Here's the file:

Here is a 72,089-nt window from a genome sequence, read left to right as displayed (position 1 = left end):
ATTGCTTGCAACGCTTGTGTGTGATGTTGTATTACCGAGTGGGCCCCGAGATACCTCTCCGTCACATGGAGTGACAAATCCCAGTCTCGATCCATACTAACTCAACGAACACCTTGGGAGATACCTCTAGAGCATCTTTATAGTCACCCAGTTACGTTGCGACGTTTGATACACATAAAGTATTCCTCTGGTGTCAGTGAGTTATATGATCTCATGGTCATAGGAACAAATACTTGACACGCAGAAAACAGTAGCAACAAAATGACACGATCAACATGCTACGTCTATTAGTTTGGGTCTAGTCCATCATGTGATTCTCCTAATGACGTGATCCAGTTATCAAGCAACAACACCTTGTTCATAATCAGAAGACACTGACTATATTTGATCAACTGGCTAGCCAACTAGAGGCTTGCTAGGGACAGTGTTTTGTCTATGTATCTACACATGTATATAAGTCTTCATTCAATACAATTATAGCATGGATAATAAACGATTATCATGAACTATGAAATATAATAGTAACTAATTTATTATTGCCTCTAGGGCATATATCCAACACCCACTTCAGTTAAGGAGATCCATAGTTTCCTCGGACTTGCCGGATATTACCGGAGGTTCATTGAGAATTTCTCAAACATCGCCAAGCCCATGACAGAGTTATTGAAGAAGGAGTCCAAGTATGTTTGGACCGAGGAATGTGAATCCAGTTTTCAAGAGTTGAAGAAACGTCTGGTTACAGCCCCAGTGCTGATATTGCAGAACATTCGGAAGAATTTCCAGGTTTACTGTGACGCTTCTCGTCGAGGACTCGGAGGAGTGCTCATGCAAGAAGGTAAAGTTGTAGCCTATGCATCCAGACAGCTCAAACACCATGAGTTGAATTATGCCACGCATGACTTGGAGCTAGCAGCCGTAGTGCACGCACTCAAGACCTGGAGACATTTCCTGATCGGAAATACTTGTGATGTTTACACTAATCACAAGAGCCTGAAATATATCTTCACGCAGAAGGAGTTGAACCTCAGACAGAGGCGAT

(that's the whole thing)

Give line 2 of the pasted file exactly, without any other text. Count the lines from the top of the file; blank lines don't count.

ATTGCTTGCAACGCTTGTGTGTGATGTTGTATTACCGAGTGGGCCCCGAGATACCTCTCCGTCACATGGAGTGACAAATCCCAGTCTCGATCCATACTAACTCAACGAACACCTTGGGAGATACCTCTAGAGCATCTTTATAGTCACCCAGTTACGTTGCGACGTTTGATACACATAAAGTATTCCTCTGGTGTCAGTGAGTTATATGATCTCATGGTCATAGGAACAAATACTTGACACGCAGAAAACAGTAGCAACAAAATGACACGATCAACATGCTACGTCTATTAGTTTGGGTCTAGTCCATCATGTGATTCTCCTAATGACGTGATCCAGTTATCAAGCAACAACACCTTGTTCATAATCAGAAGACACTGACTATATTTGATCAACTGGCTAGCCAACTAGAGGCTTGCTAGGGACAGTGTTTTGTCTATGTATCTACACATGTATATAAGTCTTCATTCAATACAATTATAGCATGGATAATAAACGATTATCATGAACTATGAAATATAATAGTAACTAATTTATTATTGCCTCTAGGGCATATATCCAACACCCACTTCAGTTAAGGAGATCCATAGTTTCCTCGGACTTGCCGGATATTACCGGAGGTTCATTGAGAATTTCTCAAACATCGCCAAGCCCATGACAGAGTTATTGAAGAAGGAGTCCAAGTATGTTTGGACCGAGGAATGTGAATCCAGTTTTCAAGAGTTGAAGAAACGTCTGGTTACAGCCCCAGTGCTGATATTGCAGAACATTCGGAAGAATTTCCAGGTTTACTGTGACGCTTCTCGTCGAGGACTCGGAGGAGTGCTCATGCAAGAAGGTAAAGTTGTAGCCTATGCATCCAGACAGCTCAAACACCATGAGTTGAATTATGCCACGCATGACTTGGAGCTAGCAGCCGTAGTGCACGCACTCAAGACCTGGAGACATTTCCTGATCGGAAATACTTGTGATGTTTACACTAATCACAAGAGCCTGAAATATATCTTCACGCAGAAGGAGTTGAACCTCAGACAGAGGCGAT